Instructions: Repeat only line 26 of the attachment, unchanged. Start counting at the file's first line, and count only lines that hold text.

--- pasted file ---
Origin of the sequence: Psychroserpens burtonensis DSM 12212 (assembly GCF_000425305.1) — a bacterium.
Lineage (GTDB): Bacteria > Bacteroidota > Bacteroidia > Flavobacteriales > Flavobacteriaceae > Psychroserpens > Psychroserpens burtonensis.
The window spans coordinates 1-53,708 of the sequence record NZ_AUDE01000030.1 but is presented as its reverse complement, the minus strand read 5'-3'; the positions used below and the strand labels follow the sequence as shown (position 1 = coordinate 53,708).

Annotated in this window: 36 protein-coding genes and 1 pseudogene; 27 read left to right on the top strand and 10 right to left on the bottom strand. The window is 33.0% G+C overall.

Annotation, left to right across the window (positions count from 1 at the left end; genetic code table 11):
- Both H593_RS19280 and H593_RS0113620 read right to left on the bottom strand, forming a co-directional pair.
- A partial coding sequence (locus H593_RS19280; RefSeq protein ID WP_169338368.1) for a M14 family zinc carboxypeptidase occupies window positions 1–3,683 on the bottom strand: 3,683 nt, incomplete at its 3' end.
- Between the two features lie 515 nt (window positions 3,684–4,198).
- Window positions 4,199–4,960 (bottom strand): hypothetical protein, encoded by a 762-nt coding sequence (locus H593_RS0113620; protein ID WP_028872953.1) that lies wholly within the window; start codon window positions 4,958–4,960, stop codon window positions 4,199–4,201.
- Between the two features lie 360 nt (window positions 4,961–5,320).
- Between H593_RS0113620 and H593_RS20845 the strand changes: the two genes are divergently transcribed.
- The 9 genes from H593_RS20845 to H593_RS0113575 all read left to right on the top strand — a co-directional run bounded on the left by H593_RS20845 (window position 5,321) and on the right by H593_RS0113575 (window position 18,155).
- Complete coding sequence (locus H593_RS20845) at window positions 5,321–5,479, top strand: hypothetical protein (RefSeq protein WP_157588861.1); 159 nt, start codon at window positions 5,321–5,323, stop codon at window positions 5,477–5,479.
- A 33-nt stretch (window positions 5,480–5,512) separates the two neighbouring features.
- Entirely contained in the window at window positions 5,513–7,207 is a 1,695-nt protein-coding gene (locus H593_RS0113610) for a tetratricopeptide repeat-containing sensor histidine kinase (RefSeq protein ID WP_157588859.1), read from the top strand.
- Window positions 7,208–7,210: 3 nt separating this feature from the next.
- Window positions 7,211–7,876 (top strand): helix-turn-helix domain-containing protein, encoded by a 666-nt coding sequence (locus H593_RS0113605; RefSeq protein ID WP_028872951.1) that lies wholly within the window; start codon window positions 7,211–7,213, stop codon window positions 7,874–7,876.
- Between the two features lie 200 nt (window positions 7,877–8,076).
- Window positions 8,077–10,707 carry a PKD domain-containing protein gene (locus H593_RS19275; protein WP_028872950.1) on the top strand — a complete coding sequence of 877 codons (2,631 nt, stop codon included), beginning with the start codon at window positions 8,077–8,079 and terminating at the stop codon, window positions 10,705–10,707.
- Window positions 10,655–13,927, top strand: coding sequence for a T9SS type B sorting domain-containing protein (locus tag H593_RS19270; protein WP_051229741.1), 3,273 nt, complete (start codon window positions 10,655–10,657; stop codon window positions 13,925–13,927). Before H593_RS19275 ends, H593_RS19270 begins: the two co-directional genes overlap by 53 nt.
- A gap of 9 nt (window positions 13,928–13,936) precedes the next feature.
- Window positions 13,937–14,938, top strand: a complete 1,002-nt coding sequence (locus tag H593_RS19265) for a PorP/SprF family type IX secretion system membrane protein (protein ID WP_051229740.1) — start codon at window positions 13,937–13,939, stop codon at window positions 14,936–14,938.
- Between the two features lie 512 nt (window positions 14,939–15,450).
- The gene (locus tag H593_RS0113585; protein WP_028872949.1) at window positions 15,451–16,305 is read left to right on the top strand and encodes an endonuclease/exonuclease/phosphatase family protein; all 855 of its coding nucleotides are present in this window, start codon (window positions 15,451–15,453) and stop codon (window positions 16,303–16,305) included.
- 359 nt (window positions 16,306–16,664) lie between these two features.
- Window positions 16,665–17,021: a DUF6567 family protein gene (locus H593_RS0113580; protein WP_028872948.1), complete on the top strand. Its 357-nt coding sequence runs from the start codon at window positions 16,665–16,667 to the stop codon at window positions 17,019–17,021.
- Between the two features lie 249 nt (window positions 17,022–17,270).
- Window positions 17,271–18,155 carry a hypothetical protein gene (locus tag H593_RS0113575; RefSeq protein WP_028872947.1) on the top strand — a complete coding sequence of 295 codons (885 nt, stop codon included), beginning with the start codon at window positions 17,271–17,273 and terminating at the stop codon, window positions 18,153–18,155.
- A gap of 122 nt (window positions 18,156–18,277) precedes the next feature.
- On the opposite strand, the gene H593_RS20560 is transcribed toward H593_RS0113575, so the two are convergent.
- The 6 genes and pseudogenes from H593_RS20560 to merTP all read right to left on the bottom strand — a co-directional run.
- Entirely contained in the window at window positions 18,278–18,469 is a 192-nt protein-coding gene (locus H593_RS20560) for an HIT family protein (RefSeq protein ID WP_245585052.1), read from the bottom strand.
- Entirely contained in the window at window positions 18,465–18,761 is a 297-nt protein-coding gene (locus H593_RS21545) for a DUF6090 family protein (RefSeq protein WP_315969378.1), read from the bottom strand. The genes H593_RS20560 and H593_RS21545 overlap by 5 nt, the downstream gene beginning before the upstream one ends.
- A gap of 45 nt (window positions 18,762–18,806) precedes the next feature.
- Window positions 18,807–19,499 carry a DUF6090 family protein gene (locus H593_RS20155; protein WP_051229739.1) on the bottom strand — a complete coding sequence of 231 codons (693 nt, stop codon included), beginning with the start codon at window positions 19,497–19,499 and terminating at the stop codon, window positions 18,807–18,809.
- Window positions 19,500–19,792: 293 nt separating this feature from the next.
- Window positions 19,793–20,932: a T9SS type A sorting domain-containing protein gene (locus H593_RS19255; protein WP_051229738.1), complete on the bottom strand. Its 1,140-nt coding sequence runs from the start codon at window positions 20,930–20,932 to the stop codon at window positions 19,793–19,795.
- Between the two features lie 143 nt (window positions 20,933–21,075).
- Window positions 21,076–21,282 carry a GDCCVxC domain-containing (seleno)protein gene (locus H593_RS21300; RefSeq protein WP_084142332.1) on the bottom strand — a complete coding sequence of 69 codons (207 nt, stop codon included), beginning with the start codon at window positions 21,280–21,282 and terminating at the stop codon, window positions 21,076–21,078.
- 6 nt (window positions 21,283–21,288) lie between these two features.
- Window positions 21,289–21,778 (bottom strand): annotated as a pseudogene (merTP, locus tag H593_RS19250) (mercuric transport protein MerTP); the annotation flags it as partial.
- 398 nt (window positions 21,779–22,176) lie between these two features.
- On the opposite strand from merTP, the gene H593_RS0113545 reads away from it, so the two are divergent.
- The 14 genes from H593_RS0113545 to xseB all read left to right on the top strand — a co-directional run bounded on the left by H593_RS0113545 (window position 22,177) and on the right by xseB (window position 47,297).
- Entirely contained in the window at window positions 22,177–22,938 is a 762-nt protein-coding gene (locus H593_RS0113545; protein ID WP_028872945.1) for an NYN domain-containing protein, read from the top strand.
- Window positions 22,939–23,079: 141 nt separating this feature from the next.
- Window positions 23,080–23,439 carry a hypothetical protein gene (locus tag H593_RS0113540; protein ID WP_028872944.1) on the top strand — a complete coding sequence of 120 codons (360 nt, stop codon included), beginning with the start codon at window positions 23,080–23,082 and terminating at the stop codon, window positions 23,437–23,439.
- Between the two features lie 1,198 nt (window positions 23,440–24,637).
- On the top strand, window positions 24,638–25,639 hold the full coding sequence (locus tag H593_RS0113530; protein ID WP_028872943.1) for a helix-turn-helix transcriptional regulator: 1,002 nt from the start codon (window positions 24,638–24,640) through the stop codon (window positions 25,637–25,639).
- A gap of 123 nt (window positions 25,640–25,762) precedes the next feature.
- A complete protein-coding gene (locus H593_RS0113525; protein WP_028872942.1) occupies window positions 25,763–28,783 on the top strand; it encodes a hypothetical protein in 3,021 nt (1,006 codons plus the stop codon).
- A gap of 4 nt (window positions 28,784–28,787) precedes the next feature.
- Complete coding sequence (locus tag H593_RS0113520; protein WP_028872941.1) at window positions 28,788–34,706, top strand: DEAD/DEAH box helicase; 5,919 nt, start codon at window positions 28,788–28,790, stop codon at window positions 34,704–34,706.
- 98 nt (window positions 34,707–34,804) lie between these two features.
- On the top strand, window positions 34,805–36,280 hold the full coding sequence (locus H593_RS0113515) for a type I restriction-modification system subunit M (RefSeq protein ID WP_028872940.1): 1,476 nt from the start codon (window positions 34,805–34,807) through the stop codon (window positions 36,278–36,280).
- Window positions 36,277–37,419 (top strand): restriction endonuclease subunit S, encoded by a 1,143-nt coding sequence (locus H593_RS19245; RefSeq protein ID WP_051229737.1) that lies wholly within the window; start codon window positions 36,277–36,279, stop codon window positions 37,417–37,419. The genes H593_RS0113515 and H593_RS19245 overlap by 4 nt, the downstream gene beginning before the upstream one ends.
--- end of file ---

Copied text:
- Window positions 16,665–17,021: a DUF6567 family protein gene (locus H593_RS0113580; protein WP_028872948.1), complete on the top strand. Its 357-nt coding sequence runs from the start codon at window positions 16,665–16,667 to the stop codon at window positions 17,019–17,021.